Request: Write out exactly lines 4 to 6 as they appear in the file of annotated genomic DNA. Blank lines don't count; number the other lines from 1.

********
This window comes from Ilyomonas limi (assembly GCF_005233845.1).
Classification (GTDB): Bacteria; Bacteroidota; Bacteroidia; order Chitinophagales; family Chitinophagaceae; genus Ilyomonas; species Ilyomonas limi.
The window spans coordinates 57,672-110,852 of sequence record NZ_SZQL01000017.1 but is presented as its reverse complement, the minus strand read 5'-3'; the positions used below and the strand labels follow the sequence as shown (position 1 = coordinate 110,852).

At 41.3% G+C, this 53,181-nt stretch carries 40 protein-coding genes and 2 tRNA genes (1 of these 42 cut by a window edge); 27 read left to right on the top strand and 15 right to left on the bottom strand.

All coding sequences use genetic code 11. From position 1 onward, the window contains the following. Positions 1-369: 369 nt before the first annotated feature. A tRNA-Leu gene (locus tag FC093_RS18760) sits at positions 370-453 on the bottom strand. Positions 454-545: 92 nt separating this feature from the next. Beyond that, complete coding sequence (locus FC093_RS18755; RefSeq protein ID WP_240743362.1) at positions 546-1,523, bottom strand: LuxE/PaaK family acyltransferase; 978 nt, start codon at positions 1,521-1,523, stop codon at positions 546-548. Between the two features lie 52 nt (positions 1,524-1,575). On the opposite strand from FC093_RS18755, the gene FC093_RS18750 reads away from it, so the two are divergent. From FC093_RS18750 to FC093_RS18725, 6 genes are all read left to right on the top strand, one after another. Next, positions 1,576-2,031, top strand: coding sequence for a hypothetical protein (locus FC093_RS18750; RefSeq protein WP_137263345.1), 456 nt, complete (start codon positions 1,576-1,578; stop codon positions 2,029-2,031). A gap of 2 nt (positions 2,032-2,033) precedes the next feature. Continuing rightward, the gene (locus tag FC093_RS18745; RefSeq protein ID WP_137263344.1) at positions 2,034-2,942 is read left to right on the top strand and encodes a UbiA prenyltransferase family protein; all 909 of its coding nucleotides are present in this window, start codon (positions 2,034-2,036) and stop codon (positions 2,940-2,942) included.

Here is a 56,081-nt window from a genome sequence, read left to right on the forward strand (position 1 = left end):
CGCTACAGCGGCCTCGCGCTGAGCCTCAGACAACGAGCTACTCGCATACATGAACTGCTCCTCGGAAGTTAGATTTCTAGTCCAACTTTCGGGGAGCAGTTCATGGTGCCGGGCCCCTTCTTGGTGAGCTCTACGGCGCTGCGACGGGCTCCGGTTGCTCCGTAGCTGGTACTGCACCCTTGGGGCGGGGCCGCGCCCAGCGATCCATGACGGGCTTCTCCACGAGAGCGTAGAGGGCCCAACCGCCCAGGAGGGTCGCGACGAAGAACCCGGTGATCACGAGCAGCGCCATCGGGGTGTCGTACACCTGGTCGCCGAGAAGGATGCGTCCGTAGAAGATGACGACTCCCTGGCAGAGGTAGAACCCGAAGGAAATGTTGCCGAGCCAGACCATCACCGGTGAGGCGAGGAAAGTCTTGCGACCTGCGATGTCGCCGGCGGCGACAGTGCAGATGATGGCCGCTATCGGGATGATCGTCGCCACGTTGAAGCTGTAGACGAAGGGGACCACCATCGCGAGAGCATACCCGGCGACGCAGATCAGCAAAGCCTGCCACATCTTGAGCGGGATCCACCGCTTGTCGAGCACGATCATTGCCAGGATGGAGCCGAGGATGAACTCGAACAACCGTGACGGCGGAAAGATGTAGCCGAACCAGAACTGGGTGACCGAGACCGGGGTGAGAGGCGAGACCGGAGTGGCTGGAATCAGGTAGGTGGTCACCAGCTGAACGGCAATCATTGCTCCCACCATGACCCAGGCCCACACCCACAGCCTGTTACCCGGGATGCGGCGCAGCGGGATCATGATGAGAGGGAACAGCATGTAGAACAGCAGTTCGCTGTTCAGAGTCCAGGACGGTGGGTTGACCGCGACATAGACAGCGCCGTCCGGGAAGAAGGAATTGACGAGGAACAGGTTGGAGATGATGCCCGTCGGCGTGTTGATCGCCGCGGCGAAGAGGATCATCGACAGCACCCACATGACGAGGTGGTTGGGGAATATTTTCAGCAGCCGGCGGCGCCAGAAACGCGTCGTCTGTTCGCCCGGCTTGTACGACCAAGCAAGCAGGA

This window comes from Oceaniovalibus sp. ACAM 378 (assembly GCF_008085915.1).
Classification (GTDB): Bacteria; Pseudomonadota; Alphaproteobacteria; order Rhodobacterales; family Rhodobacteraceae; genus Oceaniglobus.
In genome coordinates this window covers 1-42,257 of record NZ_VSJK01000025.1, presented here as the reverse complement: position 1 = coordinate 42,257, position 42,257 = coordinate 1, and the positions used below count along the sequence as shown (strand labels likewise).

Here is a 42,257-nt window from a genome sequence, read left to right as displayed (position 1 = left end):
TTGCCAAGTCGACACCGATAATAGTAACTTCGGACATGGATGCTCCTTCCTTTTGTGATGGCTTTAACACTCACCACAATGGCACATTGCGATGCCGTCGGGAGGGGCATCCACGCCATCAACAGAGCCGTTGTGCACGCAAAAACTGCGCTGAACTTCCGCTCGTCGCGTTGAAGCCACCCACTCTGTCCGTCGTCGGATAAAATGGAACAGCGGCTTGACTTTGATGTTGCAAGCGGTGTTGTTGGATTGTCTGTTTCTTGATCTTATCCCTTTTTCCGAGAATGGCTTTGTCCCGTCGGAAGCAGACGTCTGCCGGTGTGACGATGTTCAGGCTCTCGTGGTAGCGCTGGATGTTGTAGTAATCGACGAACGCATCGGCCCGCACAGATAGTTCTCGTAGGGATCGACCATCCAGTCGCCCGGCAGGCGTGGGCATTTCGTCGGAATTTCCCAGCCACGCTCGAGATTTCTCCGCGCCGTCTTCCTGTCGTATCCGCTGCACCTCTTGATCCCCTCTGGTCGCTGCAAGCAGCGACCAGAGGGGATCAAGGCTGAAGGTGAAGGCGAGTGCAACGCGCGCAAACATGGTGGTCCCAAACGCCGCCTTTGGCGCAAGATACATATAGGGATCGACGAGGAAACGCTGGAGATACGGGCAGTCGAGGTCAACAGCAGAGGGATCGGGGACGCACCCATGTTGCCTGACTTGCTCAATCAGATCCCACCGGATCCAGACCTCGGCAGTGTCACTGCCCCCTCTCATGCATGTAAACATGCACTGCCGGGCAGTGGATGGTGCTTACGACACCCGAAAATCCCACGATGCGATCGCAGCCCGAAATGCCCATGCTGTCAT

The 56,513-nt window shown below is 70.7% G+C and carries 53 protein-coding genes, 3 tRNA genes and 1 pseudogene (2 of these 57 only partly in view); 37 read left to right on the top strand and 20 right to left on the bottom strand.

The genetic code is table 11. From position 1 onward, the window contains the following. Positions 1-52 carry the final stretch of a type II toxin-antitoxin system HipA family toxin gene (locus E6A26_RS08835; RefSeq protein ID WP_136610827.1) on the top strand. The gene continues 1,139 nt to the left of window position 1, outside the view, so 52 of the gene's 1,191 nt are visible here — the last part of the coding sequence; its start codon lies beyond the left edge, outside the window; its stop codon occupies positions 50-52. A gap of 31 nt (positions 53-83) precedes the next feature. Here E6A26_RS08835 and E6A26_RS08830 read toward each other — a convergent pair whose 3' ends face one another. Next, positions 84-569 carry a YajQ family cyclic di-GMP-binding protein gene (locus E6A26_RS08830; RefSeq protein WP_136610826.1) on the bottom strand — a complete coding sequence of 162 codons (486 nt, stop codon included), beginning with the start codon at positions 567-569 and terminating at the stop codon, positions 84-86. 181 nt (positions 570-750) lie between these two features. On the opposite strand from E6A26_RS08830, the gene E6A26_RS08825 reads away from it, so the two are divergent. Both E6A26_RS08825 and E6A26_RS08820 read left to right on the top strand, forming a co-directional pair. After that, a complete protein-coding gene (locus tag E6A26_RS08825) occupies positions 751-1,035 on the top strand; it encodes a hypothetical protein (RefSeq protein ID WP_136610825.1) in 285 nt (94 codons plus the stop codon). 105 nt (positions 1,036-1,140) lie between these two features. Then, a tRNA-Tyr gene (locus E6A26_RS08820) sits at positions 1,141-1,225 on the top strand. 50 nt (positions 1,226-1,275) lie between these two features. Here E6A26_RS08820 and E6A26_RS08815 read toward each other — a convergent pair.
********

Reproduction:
At 41.3% G+C, this 53,181-nt stretch carries 40 protein-coding genes and 2 tRNA genes (1 of these 42 cut by a window edge); 27 read left to right on the top strand and 15 right to left on the bottom strand.

All coding sequences use genetic code 11. From position 1 onward, the window contains the following. Positions 1-369: 369 nt before the first annotated feature. A tRNA-Leu gene (locus tag FC093_RS18760) sits at positions 370-453 on the bottom strand. Positions 454-545: 92 nt separating this feature from the next. Beyond that, complete coding sequence (locus FC093_RS18755; RefSeq protein ID WP_240743362.1) at positions 546-1,523, bottom strand: LuxE/PaaK family acyltransferase; 978 nt, start codon at positions 1,521-1,523, stop codon at positions 546-548. Between the two features lie 52 nt (positions 1,524-1,575). On the opposite strand from FC093_RS18755, the gene FC093_RS18750 reads away from it, so the two are divergent. From FC093_RS18750 to FC093_RS18725, 6 genes are all read left to right on the top strand, one after another. Next, positions 1,576-2,031, top strand: coding sequence for a hypothetical protein (locus FC093_RS18750; RefSeq protein WP_137263345.1), 456 nt, complete (start codon positions 1,576-1,578; stop codon positions 2,029-2,031). A gap of 2 nt (positions 2,032-2,033) precedes the next feature. Continuing rightward, the gene (locus tag FC093_RS18745; RefSeq protein ID WP_137263344.1) at positions 2,034-2,942 is read left to right on the top strand and encodes a UbiA prenyltransferase family protein; all 909 of its coding nucleotides are present in this window, start codon (positions 2,034-2,036) and stop codon (positions 2,940-2,942) included.

Here is a 56,081-nt window from a genome sequence, read left to right on the forward strand (position 1 = left end):